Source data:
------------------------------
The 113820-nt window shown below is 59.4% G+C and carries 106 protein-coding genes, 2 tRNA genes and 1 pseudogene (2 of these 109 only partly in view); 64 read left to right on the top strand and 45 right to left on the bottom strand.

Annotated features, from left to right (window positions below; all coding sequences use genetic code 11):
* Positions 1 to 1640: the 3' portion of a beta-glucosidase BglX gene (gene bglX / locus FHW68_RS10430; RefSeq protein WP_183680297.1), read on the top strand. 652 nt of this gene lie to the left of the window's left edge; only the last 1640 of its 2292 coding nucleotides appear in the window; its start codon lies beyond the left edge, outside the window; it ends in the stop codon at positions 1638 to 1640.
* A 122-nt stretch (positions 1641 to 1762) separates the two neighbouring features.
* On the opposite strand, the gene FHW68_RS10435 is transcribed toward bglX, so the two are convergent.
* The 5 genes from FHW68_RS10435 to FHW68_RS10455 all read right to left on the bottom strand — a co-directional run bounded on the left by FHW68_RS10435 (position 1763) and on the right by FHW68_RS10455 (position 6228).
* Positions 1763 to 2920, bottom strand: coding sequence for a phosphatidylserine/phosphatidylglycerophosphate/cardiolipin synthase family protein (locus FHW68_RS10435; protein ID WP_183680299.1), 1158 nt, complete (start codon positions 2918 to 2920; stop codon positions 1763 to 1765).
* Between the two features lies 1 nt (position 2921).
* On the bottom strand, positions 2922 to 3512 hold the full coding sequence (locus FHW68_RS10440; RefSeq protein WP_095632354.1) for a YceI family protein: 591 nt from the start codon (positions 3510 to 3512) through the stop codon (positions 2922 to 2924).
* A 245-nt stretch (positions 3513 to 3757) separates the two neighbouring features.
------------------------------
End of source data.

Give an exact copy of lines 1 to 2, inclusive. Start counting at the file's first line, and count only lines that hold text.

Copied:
The 113820-nt window shown below is 59.4% G+C and carries 106 protein-coding genes, 2 tRNA genes and 1 pseudogene (2 of these 109 only partly in view); 64 read left to right on the top strand and 45 right to left on the bottom strand.

Annotated features, from left to right (window positions below; all coding sequences use genetic code 11):